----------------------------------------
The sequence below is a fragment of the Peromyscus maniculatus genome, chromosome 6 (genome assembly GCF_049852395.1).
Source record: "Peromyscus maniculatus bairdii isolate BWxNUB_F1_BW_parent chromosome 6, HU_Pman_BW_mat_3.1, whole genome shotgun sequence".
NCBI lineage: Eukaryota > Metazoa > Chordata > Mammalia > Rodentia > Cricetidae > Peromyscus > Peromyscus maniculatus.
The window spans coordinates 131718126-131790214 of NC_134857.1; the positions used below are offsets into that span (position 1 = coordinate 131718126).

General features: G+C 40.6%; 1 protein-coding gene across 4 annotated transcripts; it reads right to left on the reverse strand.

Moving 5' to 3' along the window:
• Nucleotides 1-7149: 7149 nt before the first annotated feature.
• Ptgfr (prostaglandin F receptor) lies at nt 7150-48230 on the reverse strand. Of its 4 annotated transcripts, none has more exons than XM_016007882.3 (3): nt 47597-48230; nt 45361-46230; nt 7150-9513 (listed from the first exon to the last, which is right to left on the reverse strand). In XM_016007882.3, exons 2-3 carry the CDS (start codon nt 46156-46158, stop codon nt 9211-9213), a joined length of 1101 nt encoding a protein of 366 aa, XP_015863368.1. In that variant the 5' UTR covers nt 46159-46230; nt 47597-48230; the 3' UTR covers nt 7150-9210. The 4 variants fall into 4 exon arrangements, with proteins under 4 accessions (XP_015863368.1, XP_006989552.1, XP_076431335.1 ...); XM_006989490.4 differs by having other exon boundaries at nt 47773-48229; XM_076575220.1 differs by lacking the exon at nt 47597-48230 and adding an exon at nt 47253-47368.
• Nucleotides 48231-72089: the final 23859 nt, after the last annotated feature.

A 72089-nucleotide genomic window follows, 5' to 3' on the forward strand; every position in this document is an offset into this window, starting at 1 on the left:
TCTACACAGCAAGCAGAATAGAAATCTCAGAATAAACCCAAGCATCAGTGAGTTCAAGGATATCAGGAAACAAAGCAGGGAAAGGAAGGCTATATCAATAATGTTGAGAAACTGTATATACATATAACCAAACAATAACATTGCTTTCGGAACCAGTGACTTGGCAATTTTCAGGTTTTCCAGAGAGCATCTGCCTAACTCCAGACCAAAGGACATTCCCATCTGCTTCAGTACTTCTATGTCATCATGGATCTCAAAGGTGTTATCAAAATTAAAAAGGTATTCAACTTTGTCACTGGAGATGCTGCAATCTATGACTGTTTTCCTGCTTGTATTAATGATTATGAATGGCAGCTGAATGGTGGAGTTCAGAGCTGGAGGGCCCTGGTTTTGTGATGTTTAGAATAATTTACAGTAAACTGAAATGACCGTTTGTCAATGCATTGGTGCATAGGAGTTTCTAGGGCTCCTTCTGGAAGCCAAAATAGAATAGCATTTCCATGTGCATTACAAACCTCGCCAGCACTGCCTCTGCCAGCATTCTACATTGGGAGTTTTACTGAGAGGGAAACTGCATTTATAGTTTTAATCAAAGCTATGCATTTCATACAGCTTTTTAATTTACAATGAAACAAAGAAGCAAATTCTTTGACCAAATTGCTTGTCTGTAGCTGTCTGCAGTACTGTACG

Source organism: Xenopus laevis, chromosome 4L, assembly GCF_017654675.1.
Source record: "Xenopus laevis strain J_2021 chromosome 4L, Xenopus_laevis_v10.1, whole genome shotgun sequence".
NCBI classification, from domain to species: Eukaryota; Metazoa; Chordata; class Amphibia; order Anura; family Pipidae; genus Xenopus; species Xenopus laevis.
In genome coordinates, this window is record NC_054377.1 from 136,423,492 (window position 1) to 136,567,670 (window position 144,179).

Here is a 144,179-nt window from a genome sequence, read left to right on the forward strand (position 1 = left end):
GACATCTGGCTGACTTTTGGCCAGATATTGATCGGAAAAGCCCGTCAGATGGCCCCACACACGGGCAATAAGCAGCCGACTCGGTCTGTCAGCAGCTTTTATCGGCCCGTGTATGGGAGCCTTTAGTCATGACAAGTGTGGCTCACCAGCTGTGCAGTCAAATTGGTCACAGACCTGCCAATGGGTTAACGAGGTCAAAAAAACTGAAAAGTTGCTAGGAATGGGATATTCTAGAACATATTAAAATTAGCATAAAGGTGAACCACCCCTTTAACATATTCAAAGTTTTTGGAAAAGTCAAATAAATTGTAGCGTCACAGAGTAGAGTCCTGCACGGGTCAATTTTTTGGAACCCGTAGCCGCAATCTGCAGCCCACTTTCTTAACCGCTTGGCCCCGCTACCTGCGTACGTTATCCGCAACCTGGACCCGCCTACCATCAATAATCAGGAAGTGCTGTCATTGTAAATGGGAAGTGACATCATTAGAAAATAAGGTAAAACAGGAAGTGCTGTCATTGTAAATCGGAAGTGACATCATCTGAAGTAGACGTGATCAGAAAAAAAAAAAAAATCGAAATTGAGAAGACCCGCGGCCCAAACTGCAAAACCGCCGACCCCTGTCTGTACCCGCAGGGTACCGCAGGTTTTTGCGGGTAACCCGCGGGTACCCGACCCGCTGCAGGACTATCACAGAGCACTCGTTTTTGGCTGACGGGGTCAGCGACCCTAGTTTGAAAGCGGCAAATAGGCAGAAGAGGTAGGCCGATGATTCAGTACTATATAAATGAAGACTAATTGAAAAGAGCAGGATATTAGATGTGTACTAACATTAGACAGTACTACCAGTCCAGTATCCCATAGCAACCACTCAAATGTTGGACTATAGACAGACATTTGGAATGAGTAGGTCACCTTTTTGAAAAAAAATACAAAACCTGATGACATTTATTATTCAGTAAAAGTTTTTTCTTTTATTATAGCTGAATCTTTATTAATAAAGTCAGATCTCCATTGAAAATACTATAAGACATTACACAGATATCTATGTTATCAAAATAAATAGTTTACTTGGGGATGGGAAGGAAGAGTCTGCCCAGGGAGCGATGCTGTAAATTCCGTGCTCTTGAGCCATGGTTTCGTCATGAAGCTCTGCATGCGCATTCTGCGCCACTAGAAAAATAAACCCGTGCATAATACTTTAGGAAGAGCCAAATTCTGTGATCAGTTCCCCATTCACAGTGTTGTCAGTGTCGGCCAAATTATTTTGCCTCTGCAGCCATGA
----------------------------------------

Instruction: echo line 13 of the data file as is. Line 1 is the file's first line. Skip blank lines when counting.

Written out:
Source record: "Xenopus laevis strain J_2021 chromosome 4L, Xenopus_laevis_v10.1, whole genome shotgun sequence".